By: Pranali Hoyle, MA, BCBA
How to Create an Appropriate Instructional Environment
In-home ABA therapy is now an approved service that is covered by many insurance companies. Parents, therapists, and BCBAs® each play a role in how an effective session can be conducted. Each person is crucial in carrying out a session that may lead to positive outcomes for the learner. Some standards that have been developed are based on benchmarks of best practices. These can be used as guidelines when a session is conducted within the home.
Setting Up the Environment in Your Home for Success
As behavior analysts, we are trained to work in many different settings including homes, clinics, schools, community, and even employment settings. When providing services in the home, It is important that an area of the home be designated for therapy sessions. This can limit distractions from other family activities and provide a successful interaction between the therapist and the child. When the child is not in a session, materials that are pertinent to therapy can be kept in this space. It is encouraged that the child does not have free access to the space or the materials. This will limit the loss of materials that need to be readily available for the therapist during sessions. Your BCBA® supervisor can be an asset to determining the space. This also does not need to be a large room full of furniture and wall decorations, it can be a simple corner with a desk, chair and perhaps a shelf.
Limiting Attention and Access to Items
When a learner first begins his/her therapy, the session may not look as fluid as what most of us tend to observe in schools or clinics. This could be due to the fact that the child is not accustomed to receiving therapy in home, they have unlimited attention and access to toys without having to engage in specific responses. It is important to build a relationship with both the learner and the family. While parents are present during these sessions, it is best if boundaries are established from the start. This will help the learner establish a rapport with the therapist and limit escape-maintained behaviors that can be inadvertently reinforced. Parents should keep certain items that can be used as reinforcers during session time, this will allow the therapist to easily pair with the learner. It will also help the learner correlate session time with fun rather than work.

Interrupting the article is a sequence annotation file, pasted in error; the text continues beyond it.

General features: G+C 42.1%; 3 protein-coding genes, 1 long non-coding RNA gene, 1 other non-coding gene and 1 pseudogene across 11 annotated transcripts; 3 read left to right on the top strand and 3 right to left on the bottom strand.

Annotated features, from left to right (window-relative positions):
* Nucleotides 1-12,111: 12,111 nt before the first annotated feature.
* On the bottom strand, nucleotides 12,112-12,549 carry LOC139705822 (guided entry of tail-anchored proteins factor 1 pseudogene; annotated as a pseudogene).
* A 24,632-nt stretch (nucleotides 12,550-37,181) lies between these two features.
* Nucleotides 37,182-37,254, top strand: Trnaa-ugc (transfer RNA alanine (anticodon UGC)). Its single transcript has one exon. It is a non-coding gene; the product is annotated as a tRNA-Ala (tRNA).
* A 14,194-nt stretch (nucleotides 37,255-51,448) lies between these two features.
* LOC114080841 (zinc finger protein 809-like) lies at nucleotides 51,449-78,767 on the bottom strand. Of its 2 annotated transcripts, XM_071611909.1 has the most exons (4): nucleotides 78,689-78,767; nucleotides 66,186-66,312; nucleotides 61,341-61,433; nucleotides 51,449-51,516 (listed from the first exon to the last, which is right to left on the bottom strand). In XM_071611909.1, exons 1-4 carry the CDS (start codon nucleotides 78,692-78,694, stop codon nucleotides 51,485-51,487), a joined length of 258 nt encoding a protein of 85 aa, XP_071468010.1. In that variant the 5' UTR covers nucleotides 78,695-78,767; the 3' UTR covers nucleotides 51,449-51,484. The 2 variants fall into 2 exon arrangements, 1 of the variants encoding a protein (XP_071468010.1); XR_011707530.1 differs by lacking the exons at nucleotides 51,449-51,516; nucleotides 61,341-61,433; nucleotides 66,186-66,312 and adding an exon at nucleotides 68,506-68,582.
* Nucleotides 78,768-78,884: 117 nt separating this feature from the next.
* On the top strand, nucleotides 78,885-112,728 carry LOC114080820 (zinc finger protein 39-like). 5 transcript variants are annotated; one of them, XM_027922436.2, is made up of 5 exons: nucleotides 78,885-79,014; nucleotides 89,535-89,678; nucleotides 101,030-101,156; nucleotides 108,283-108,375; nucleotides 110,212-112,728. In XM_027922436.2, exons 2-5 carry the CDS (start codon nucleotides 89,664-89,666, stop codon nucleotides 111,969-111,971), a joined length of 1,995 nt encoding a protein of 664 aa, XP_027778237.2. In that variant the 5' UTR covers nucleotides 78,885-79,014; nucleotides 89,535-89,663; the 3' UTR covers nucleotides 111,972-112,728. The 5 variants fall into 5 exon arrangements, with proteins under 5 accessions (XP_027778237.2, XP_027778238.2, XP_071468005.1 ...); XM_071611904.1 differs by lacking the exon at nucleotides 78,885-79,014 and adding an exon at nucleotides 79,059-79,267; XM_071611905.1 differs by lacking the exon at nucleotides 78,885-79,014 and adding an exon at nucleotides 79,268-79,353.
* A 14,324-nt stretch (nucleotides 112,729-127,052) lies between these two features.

Use Your BCBA® as a Resource
Even though BCBAs® are accustomed to different situations, especially when it comes to learners. Each learner and family will bring along their own set of unique characteristics. It is important to communicate with your BCBA® what the expectations are for you and your family. The BCBA® in return should also review the policies and procedures for sessions to avoid any confusion in the future. The BCBA® is also a source of information and should be available to answer questions post session for parents. This will help to clarify what goals may be pertinent and how to achieve them. Parent training time therefore is essential and can be useful in determining aspects of therapy that are crucial for the family on a day to day basis.
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